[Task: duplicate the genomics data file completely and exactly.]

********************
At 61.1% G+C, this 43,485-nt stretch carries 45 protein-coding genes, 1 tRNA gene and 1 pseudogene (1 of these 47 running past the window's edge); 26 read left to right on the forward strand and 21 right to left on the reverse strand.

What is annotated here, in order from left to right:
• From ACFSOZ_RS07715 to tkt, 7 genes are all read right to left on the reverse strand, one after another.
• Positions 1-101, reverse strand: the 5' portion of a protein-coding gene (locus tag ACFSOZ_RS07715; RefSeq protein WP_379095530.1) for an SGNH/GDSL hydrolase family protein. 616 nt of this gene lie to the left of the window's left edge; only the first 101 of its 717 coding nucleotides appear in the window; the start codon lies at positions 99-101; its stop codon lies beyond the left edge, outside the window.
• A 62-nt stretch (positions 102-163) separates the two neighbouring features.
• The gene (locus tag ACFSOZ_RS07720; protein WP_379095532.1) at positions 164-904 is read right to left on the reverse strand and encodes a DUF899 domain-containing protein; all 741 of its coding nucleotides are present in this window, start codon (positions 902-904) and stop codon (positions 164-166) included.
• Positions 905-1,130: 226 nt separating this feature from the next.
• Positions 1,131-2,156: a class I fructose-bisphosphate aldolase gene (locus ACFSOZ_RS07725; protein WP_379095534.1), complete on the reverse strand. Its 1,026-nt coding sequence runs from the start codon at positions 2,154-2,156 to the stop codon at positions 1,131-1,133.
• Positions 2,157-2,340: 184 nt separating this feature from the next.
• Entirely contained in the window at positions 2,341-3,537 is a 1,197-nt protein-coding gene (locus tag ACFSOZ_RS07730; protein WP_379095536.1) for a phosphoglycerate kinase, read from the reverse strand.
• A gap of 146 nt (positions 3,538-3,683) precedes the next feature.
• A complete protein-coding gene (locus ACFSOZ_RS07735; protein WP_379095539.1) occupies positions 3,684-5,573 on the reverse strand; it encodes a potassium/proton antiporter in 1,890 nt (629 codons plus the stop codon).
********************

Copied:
At 61.1% G+C, this 43,485-nt stretch carries 45 protein-coding genes, 1 tRNA gene and 1 pseudogene (1 of these 47 running past the window's edge); 26 read left to right on the forward strand and 21 right to left on the reverse strand.

What is annotated here, in order from left to right:
• From ACFSOZ_RS07715 to tkt, 7 genes are all read right to left on the reverse strand, one after another.
• Positions 1-101, reverse strand: the 5' portion of a protein-coding gene (locus tag ACFSOZ_RS07715; RefSeq protein WP_379095530.1) for an SGNH/GDSL hydrolase family protein. 616 nt of this gene lie to the left of the window's left edge; only the first 101 of its 717 coding nucleotides appear in the window; the start codon lies at positions 99-101; its stop codon lies beyond the left edge, outside the window.
• A 62-nt stretch (positions 102-163) separates the two neighbouring features.
• The gene (locus tag ACFSOZ_RS07720; protein WP_379095532.1) at positions 164-904 is read right to left on the reverse strand and encodes a DUF899 domain-containing protein; all 741 of its coding nucleotides are present in this window, start codon (positions 902-904) and stop codon (positions 164-166) included.
• Positions 905-1,130: 226 nt separating this feature from the next.
• Positions 1,131-2,156: a class I fructose-bisphosphate aldolase gene (locus ACFSOZ_RS07725; protein WP_379095534.1), complete on the reverse strand. Its 1,026-nt coding sequence runs from the start codon at positions 2,154-2,156 to the stop codon at positions 1,131-1,133.
• Positions 2,157-2,340: 184 nt separating this feature from the next.
• Entirely contained in the window at positions 2,341-3,537 is a 1,197-nt protein-coding gene (locus tag ACFSOZ_RS07730; protein WP_379095536.1) for a phosphoglycerate kinase, read from the reverse strand.
• A gap of 146 nt (positions 3,538-3,683) precedes the next feature.
• A complete protein-coding gene (locus ACFSOZ_RS07735; protein WP_379095539.1) occupies positions 3,684-5,573 on the reverse strand; it encodes a potassium/proton antiporter in 1,890 nt (629 codons plus the stop codon).